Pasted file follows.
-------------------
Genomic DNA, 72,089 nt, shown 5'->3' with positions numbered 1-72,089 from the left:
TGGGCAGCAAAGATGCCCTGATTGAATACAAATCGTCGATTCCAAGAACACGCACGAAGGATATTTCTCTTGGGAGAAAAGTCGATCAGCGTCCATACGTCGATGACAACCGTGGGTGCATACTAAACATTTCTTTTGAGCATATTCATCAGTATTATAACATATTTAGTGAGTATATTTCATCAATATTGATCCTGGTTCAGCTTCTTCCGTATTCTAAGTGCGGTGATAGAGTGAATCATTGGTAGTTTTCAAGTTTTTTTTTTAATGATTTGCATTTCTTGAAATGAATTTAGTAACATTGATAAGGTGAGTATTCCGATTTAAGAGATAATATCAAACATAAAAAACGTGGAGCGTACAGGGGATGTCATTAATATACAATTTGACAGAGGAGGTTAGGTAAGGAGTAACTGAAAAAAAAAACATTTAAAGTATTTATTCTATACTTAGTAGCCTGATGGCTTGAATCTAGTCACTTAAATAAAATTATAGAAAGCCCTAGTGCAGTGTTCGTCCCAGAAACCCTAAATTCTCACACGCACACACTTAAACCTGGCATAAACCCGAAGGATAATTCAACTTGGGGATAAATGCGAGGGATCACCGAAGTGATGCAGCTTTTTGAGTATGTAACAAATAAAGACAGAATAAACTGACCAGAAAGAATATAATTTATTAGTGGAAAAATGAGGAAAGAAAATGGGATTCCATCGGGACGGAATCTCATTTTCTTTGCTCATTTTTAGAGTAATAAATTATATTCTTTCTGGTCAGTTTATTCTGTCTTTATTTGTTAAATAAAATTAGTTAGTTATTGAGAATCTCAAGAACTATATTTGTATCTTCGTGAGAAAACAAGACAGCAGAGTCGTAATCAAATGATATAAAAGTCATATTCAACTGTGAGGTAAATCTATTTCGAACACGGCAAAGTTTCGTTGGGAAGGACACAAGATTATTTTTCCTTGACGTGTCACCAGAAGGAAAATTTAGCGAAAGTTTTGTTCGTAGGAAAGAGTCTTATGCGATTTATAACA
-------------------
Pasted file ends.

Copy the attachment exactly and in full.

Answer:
Genomic DNA, 72,089 nt, shown 5'->3' with positions numbered 1-72,089 from the left:
TGGGCAGCAAAGATGCCCTGATTGAATACAAATCGTCGATTCCAAGAACACGCACGAAGGATATTTCTCTTGGGAGAAAAGTCGATCAGCGTCCATACGTCGATGACAACCGTGGGTGCATACTAAACATTTCTTTTGAGCATATTCATCAGTATTATAACATATTTAGTGAGTATATTTCATCAATATTGATCCTGGTTCAGCTTCTTCCGTATTCTAAGTGCGGTGATAGAGTGAATCATTGGTAGTTTTCAAGTTTTTTTTTTAATGATTTGCATTTCTTGAAATGAATTTAGTAACATTGATAAGGTGAGTATTCCGATTTAAGAGATAATATCAAACATAAAAAACGTGGAGCGTACAGGGGATGTCATTAATATACAATTTGACAGAGGAGGTTAGGTAAGGAGTAACTGAAAAAAAAAACATTTAAAGTATTTATTCTATACTTAGTAGCCTGATGGCTTGAATCTAGTCACTTAAATAAAATTATAGAAAGCCCTAGTGCAGTGTTCGTCCCAGAAACCCTAAATTCTCACACGCACACACTTAAACCTGGCATAAACCCGAAGGATAATTCAACTTGGGGATAAATGCGAGGGATCACCGAAGTGATGCAGCTTTTTGAGTATGTAACAAATAAAGACAGAATAAACTGACCAGAAAGAATATAATTTATTAGTGGAAAAATGAGGAAAGAAAATGGGATTCCATCGGGACGGAATCTCATTTTCTTTGCTCATTTTTAGAGTAATAAATTATATTCTTTCTGGTCAGTTTATTCTGTCTTTATTTGTTAAATAAAATTAGTTAGTTATTGAGAATCTCAAGAACTATATTTGTATCTTCGTGAGAAAACAAGACAGCAGAGTCGTAATCAAATGATATAAAAGTCATATTCAACTGTGAGGTAAATCTATTTCGAACACGGCAAAGTTTCGTTGGGAAGGACACAAGATTATTTTTCCTTGACGTGTCACCAGAAGGAAAATTTAGCGAAAGTTTTGTTCGTAGGAAAGAGTCTTATGCGATTTATAACA